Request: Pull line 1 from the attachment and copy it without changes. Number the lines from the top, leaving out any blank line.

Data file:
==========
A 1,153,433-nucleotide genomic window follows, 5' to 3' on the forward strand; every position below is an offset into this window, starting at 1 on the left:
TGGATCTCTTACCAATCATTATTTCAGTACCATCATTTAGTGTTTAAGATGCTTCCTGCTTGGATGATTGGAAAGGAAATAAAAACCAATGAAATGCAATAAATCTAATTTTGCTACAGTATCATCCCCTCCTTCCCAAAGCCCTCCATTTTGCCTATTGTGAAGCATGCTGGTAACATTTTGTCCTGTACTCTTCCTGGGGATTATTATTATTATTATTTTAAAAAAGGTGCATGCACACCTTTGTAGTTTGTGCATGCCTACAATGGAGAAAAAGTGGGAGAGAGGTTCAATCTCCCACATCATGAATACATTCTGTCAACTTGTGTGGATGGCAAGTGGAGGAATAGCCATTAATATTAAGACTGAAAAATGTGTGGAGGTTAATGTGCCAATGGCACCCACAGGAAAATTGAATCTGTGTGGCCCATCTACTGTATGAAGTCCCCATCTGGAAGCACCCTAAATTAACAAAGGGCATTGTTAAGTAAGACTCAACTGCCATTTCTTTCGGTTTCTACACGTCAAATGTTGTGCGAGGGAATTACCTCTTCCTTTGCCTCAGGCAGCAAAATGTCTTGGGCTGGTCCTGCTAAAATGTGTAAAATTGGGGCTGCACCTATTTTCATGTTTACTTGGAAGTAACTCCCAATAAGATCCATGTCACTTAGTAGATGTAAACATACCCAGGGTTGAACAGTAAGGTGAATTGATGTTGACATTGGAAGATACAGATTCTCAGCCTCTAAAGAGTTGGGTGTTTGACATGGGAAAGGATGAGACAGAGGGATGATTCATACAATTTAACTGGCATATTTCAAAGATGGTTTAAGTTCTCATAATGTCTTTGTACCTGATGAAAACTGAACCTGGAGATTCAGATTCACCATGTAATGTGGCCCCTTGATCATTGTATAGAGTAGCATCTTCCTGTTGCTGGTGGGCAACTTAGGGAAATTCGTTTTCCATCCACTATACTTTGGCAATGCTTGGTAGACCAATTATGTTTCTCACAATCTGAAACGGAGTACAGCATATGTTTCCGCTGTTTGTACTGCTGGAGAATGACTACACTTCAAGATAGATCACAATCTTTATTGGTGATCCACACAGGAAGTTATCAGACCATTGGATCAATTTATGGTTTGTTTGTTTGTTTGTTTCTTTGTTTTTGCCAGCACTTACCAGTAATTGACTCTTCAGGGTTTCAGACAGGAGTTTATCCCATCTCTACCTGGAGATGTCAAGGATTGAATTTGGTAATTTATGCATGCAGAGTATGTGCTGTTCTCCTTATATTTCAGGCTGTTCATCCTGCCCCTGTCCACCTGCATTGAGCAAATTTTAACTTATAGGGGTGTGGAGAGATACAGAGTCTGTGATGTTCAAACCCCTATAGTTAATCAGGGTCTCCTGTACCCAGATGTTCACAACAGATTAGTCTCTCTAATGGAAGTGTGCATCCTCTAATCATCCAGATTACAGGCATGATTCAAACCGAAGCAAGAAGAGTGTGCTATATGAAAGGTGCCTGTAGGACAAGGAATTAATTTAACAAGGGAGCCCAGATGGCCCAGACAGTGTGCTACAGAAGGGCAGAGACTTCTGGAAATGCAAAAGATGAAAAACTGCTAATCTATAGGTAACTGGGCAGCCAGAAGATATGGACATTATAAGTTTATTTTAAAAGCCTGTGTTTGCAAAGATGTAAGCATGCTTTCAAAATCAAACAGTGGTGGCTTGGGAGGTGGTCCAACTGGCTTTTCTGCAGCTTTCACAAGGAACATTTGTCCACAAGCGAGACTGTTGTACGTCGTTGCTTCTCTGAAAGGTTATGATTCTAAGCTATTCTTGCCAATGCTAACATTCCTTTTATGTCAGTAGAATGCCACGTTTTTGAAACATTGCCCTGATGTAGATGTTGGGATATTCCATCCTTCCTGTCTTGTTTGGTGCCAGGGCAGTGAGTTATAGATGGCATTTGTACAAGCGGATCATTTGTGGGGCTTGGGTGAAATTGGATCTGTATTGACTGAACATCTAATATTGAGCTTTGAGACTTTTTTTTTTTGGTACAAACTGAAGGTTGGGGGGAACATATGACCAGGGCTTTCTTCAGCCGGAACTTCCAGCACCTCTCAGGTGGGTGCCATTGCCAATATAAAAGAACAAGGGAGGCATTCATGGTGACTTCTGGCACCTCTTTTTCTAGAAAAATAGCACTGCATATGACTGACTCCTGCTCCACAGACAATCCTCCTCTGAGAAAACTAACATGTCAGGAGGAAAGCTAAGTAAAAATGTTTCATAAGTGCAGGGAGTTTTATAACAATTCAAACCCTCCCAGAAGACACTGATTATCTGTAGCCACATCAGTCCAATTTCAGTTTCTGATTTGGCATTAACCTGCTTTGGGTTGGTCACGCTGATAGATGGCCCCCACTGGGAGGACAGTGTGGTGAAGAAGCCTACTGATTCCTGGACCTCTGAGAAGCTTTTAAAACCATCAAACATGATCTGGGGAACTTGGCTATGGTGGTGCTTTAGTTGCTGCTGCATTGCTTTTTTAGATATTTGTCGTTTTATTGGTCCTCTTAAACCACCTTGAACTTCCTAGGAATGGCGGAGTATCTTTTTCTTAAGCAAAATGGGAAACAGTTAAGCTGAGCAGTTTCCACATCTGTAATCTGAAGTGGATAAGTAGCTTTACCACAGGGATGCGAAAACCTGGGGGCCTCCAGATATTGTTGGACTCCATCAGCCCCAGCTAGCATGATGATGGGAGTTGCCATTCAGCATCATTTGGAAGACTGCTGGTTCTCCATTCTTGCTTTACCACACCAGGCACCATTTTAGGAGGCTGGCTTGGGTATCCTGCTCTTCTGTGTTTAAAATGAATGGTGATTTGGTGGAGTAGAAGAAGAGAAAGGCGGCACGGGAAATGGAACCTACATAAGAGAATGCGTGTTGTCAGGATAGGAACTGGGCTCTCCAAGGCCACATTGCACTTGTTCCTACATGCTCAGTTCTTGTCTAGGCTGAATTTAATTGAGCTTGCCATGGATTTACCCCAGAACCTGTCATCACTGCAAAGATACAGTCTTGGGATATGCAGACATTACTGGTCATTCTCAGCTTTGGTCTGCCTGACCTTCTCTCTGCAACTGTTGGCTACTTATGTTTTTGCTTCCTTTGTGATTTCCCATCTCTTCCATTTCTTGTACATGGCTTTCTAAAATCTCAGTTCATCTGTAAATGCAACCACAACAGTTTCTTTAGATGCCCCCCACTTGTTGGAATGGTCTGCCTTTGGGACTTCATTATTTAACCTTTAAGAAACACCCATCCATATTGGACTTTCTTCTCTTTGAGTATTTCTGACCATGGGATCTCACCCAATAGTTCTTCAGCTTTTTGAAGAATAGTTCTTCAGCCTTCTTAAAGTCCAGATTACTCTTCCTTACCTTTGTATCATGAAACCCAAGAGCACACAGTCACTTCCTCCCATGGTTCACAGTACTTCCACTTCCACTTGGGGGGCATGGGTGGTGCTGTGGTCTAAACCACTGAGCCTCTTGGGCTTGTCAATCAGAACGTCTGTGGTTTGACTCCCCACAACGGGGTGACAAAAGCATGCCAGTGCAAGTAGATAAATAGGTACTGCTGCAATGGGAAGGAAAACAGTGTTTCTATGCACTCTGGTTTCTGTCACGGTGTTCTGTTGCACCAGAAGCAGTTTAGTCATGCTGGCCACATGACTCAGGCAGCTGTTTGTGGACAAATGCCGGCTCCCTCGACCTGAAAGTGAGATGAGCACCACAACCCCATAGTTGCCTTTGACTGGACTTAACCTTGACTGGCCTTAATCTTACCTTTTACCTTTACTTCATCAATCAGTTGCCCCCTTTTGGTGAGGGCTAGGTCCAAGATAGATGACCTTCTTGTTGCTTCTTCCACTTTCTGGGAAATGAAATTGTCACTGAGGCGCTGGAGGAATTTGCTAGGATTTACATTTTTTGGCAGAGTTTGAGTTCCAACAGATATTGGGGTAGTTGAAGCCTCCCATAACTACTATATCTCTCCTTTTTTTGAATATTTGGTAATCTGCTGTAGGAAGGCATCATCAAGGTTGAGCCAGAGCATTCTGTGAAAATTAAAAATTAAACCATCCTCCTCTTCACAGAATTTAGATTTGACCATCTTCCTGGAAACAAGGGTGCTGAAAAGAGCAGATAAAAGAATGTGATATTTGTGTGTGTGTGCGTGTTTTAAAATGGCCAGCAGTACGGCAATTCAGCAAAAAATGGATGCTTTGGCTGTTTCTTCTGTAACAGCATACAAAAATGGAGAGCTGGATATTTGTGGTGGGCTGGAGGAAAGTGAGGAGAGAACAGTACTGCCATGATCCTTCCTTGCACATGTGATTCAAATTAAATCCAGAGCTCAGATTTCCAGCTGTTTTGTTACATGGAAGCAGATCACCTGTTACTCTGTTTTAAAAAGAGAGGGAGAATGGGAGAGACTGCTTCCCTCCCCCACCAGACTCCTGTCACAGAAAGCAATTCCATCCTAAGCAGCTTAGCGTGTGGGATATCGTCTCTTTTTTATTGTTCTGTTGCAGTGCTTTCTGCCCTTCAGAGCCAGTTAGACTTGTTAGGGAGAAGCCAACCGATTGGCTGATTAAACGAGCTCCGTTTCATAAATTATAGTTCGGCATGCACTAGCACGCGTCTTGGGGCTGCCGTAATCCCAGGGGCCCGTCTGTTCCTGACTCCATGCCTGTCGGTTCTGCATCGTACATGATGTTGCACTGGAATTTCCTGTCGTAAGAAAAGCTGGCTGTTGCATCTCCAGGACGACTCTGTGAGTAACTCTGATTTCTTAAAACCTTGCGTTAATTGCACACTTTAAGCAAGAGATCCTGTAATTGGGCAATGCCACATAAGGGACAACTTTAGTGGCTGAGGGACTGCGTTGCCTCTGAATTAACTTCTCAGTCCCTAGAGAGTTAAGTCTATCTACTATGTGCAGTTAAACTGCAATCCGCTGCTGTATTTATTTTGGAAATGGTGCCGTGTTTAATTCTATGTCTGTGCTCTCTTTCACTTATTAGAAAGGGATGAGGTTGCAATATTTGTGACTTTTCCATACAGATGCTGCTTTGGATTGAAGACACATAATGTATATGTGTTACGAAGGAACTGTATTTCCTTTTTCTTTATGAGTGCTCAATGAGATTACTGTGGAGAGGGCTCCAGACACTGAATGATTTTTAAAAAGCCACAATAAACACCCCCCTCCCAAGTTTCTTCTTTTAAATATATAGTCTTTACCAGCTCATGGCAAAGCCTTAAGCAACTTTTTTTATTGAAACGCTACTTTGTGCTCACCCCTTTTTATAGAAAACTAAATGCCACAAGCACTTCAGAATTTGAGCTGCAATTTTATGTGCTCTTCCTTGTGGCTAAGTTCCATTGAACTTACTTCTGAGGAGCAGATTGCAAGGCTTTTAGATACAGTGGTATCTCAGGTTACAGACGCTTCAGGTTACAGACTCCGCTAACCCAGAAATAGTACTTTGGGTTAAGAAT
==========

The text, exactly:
A 1,153,433-nucleotide genomic window follows, 5' to 3' on the forward strand; every position below is an offset into this window, starting at 1 on the left: